Unique Colorado study could help guide future water use in the West

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The study near Crested Butte is the first in North America to look at how water moves from the atmosphere to the ground and where it goes from there.

CRESTED BUTTE, Colorado — The Crested Butte area has it all — flowers, streams and towering peaks — and now it’s also temporarily home to a research center that’s part of a program like no other.

“This is truly the first atmospheric-to-bedrock field observatory in North America,” said Ken Williams, senior scientist at Lawrence Berkeley National Laboratory in California. “Those just don’t exist.”

Williams, who has been monitoring groundwater levels in the East River Valley near Crested Butte since 2014, talks about Project SAIL, short for Surface Atmospheric Integrated Field Laboratory.

The project brings equipment to make atmospheric measurements, which Williams says will give a fuller picture of what’s happening in the valley when combined with his look at what’s happening underground.

“The groundwater is there, year after year, decade after decade, millennia after millennium, snowmelt slowly working its way into the groundwater,” he said. “Atmospheric measurements really are the gold standard for understanding where, when, and how precipitation falls in a mountain system like this.”

He said SAIL’s findings will help understand what water will look like in the West for years to come.

“Water users and downstream managers will hopefully be able to use the information we’re learning here to really make tough decisions about the future of water use, not just in this basin, but in the rest of the United States,” Williams said. “These beautiful fields of wildflowers, those gorgeous green grasses, those streams full of trout, they’re not there without water.”

The equipment scattered in the Gothic and Crested Butte area is part of the US Department of Energy’s Atmospheric Radiation Measurement Facility (ARM). He started collecting data last September and will be in the valley until next June. The data collected by ARM is made freely available to researchers and institutions around the world.

“Once they got everything in place and the data started coming in, you know, I think I had a smile on my face for at least six months. It was absolutely amazing – I guess I always have a smile on my face,” Williams said with a smile.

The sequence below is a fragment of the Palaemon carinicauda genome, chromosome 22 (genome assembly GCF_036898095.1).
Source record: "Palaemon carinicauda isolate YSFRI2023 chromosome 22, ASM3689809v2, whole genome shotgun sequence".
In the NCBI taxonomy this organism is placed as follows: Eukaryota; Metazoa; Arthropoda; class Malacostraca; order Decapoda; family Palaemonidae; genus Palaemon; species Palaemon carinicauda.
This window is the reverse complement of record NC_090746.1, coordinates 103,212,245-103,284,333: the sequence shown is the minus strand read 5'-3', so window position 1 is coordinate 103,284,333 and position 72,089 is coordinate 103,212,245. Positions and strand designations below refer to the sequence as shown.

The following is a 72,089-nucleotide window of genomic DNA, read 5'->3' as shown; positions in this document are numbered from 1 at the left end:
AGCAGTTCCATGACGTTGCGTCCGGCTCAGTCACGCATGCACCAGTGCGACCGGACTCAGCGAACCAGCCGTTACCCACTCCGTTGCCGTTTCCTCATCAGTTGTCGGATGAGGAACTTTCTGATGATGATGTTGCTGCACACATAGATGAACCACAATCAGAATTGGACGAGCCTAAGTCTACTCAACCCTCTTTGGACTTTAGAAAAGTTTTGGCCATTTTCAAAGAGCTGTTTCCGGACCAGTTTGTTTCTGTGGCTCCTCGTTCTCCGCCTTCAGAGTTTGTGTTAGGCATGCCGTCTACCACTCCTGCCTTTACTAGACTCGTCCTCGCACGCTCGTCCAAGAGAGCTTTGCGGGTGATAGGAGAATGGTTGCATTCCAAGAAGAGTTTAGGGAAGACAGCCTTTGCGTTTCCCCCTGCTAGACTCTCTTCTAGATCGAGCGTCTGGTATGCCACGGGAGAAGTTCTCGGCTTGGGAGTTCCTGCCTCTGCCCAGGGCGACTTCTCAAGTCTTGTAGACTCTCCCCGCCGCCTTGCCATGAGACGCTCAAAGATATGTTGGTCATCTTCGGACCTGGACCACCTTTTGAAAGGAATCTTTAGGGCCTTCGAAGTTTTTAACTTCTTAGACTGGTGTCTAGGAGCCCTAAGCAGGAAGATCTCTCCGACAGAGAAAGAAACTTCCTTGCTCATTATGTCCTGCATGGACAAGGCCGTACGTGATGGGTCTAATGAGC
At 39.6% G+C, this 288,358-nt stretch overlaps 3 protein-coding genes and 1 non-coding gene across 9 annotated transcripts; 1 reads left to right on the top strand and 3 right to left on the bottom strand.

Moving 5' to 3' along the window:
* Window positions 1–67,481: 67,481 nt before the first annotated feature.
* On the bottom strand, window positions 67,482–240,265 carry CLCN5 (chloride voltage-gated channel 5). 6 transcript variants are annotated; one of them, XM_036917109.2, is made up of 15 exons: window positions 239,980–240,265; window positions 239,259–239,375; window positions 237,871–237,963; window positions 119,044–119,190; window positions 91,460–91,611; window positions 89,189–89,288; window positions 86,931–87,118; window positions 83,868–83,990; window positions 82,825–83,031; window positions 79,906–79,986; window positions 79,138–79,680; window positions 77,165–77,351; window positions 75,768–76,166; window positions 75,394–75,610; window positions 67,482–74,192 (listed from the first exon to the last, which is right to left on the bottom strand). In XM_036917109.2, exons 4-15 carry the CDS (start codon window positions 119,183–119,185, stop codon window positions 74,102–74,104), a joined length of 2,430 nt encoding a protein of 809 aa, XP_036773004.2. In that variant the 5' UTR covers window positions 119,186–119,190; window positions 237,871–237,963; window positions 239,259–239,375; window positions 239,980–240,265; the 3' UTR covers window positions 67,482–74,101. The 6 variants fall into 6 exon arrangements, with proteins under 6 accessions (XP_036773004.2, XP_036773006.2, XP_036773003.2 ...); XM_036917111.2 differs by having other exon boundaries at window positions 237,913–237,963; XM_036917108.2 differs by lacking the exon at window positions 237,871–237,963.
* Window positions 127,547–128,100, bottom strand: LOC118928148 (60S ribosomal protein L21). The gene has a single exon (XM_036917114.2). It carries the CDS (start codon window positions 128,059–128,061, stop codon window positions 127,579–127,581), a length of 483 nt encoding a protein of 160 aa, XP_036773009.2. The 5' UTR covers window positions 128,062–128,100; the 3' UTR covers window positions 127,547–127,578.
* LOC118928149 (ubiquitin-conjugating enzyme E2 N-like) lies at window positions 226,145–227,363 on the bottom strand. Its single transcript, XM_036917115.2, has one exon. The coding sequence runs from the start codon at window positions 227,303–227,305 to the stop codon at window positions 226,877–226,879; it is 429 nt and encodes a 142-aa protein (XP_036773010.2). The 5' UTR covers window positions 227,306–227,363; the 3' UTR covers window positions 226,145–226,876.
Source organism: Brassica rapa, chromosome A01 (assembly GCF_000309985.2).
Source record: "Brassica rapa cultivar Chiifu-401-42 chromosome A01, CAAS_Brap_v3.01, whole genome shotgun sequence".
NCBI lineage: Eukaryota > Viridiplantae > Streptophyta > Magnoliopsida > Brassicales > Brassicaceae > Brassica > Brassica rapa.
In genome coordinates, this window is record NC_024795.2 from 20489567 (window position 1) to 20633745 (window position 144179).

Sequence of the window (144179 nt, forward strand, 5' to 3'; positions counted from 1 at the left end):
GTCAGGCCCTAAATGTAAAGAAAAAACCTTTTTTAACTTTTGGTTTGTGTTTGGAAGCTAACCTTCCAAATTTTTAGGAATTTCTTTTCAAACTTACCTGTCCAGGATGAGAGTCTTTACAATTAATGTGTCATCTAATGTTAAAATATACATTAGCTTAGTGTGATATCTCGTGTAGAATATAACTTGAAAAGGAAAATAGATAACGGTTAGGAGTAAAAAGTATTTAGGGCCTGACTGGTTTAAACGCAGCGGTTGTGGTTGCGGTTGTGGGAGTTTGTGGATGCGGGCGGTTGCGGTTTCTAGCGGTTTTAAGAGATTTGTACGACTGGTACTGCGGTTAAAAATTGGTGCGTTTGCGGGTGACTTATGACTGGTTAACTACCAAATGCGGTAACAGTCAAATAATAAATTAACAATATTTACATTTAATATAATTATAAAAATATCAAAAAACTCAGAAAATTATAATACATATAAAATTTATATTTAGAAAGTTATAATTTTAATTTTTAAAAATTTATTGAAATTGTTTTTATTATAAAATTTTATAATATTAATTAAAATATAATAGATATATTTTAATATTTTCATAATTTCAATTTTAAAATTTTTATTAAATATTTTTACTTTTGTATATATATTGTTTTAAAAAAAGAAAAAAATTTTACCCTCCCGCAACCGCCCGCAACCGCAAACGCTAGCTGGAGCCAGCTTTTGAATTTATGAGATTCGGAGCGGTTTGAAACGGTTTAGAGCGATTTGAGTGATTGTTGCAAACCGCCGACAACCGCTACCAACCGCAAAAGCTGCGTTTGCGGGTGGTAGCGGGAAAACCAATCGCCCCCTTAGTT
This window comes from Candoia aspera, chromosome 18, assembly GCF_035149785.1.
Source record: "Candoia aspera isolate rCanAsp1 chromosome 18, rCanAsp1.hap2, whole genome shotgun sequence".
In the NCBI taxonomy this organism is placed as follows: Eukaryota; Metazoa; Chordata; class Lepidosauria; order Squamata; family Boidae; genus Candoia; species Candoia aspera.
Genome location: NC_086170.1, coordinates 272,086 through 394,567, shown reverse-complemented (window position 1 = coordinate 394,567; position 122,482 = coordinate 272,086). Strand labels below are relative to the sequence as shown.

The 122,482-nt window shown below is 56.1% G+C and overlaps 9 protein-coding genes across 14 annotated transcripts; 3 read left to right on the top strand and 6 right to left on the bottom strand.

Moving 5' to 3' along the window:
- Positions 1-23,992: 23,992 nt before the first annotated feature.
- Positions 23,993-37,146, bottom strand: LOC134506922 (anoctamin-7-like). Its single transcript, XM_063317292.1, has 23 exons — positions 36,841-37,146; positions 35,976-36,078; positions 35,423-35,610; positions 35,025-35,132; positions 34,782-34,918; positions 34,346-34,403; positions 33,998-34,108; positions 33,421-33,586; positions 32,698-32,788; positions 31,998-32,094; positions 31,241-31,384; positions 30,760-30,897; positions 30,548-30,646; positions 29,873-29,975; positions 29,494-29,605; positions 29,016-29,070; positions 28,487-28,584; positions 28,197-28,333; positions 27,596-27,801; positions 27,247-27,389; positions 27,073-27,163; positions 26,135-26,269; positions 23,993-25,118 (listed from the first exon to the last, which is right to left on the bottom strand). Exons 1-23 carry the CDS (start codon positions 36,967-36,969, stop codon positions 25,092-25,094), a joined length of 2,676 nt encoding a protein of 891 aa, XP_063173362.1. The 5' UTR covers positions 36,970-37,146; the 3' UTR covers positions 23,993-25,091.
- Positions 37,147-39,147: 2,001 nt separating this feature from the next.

Some of this ARM gear is inconspicuous, and some is hard to miss, like a large tethered balloon that hovers near Gothic Mountain in Gothic.

“It really is a great place to operate, but it would be great if it was a little less difficult to operate a balloon next to a giant mountain,” said Darielle Dexheimer, who works for Sandia National Laboratories, a Ministry of Energy laboratory.

Dexheimer supports the ARM research program, exploiting the balloon which helps perform atmospheric measurements.

“Sometimes it’s like dust or even sea salt from the ocean,” she said. “All of these aerosols impact climate differently because they emit light differently and allow water to condense differently.”

These findings, along with what Williams observed underground, could help researchers better understand what’s going on with climate and climate change, and that, according to Williams and Dexheimer, affects everyone.

“Climate change has an obvious impact on everyone,” Dexheimer said. “It impacts how we grow our food, and how we’re going to get enough water, and how we’re going to produce enough energy to keep us cool and warm.”

Williams has spent years studying this watershed that ultimately feeds the Colorado River, a major water source for the West.

“When you kind of look at the water bank account here in mountainous watersheds like this, we’re almost overdrawn,” he said. “The measurements we make are going to be really important to our collective understanding of the fragility of these mountain systems, especially as water becomes an increasingly scarce resource.”

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